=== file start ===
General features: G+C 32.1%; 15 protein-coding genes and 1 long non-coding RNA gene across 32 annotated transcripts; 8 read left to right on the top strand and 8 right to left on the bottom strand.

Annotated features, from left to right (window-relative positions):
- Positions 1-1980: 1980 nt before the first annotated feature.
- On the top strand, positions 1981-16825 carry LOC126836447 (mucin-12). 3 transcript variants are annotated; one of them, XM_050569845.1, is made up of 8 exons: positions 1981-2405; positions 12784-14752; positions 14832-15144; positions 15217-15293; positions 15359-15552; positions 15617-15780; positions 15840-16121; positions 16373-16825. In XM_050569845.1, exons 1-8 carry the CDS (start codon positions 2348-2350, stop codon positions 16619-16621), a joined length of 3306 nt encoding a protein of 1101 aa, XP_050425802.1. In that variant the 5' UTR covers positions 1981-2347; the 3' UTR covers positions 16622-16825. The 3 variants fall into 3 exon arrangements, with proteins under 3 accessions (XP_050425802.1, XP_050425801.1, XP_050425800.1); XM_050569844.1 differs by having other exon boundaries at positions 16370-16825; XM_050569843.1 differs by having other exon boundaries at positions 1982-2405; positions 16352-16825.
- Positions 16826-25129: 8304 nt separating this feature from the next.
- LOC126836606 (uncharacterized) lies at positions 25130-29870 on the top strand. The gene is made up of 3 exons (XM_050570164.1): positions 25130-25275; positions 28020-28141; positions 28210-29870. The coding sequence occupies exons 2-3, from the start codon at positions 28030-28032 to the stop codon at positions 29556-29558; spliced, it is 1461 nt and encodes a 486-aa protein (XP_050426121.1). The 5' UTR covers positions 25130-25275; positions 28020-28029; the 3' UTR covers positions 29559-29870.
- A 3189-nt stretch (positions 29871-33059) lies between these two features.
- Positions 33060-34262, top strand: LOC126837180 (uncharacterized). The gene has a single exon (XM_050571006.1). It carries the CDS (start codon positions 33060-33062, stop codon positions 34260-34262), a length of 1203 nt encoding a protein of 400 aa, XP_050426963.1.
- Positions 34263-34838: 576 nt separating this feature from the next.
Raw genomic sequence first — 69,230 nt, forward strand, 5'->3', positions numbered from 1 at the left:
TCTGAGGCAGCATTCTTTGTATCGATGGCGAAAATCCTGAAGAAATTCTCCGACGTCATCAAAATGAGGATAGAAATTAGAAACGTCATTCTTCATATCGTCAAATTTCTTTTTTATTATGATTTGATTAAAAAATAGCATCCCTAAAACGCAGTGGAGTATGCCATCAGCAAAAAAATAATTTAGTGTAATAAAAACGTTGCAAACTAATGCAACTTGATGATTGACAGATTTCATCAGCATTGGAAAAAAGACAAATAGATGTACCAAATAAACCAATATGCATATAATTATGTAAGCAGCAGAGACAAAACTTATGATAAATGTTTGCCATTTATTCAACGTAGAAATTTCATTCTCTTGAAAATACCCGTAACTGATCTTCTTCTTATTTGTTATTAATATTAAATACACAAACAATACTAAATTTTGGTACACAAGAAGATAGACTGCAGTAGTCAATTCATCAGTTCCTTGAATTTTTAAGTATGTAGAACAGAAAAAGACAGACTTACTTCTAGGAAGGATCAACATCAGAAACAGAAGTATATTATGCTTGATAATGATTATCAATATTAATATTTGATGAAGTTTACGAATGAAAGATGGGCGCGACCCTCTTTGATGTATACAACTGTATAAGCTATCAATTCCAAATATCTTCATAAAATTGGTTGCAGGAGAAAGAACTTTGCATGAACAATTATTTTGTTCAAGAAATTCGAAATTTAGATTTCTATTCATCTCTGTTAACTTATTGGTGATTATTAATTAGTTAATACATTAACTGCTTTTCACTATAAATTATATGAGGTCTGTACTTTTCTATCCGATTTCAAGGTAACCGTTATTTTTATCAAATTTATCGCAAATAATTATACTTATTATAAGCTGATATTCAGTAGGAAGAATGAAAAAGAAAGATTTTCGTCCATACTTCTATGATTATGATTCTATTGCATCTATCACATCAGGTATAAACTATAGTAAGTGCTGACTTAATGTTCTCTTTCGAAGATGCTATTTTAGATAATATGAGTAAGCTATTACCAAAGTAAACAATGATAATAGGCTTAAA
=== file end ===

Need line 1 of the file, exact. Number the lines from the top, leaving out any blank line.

General features: G+C 32.1%; 15 protein-coding genes and 1 long non-coding RNA gene across 32 annotated transcripts; 8 read left to right on the top strand and 8 right to left on the bottom strand.